Don’t it always seem to go that you don’t know what you’ve got till it’s gone?
The central fact about international politics is anarchy, the lack of a common sovereign authority able to settle disputes and establish order. This has meant that throughout history, states have been forced to fend for themselves, protecting and advancing their national interests as they see fit, embracing whatever policies and temporary partnerships seem expedient.
Life in such a self-help system is precarious. As Thomas Hobbes noted, “Without a common power to keep them all in awe,” the players in the game have to worry constantly and make sure the other players aren’t trying to screw them. In such circumstances, he observed,
...there is no place for industry, because the fruit thereof is uncertain: and consequently no culture of the earth; no navigation, nor use of the commodities that may be imported by sea; no commodious building; no instruments of moving and removing such things as require much force; no knowledge of the face of the earth; no account of time; no arts; no letters; no society; and which is worst of all, continual fear, and danger of violent death; and the life of man, solitary, poor, nasty, brutish, and short.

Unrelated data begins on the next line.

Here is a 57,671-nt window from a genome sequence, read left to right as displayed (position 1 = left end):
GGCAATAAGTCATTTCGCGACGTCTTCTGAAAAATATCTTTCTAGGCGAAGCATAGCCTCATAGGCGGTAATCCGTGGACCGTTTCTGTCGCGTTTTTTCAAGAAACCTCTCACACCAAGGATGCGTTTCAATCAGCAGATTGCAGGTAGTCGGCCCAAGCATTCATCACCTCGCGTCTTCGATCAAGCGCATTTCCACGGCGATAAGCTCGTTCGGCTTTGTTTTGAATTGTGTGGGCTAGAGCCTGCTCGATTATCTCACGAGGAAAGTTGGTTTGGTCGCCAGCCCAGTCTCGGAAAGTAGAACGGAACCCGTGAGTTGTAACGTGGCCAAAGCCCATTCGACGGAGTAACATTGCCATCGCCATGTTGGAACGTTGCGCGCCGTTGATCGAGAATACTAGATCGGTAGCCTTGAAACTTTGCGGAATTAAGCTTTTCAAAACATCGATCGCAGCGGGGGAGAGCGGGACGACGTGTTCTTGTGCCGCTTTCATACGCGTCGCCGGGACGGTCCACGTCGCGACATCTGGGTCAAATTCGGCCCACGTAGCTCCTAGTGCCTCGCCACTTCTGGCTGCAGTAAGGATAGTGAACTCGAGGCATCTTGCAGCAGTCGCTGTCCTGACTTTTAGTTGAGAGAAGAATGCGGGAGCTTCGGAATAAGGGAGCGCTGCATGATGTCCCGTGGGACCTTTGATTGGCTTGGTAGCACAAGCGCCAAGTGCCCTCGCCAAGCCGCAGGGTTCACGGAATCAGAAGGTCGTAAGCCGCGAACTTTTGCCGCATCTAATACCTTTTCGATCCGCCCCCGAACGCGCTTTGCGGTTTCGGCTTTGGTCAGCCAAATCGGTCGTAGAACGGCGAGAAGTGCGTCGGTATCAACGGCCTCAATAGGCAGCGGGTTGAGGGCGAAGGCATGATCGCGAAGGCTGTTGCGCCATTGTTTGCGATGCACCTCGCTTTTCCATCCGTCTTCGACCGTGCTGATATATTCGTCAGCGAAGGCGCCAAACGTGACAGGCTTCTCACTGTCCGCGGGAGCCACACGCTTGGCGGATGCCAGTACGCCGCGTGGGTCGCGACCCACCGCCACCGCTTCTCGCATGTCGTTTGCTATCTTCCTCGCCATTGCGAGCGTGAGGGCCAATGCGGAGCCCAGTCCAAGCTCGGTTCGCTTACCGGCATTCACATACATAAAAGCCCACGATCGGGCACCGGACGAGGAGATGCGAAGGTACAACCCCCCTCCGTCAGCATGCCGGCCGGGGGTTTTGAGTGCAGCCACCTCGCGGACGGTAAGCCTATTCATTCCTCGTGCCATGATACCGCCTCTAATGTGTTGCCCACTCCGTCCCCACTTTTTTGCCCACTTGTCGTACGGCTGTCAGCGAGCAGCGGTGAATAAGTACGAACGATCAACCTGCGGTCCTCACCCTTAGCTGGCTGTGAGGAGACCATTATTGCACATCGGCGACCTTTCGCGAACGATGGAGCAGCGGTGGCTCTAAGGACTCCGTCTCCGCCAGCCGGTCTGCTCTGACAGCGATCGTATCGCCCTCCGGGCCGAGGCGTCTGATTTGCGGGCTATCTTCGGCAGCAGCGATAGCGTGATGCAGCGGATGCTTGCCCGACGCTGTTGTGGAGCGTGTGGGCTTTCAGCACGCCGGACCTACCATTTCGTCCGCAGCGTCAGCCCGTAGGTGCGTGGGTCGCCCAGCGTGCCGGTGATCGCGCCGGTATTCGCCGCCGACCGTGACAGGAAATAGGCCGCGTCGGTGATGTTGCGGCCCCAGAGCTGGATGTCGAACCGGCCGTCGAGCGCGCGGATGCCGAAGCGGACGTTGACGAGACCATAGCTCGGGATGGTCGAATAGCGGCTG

Over the centuries, this coordination problem has contributed to countless depressions, crises, and wars. Anarchy allows bad leaders and bad regimes to wreak havoc. But it also makes it hard for even not-so-bad regimes to cooperate with one another reliably enough for everyone to stop being so suspicious, relax a bit, and turn their attention to the business of living productively.
In the 1940s, as they suffered through yet another round of destruction and turmoil, policymakers in Washington and other major Western capitals finally decided that enough was enough. They recognized that the horrors of the first half of the twentieth century had emerged because their countries had hunkered down in the face of economic and geopolitical crisis, passing the
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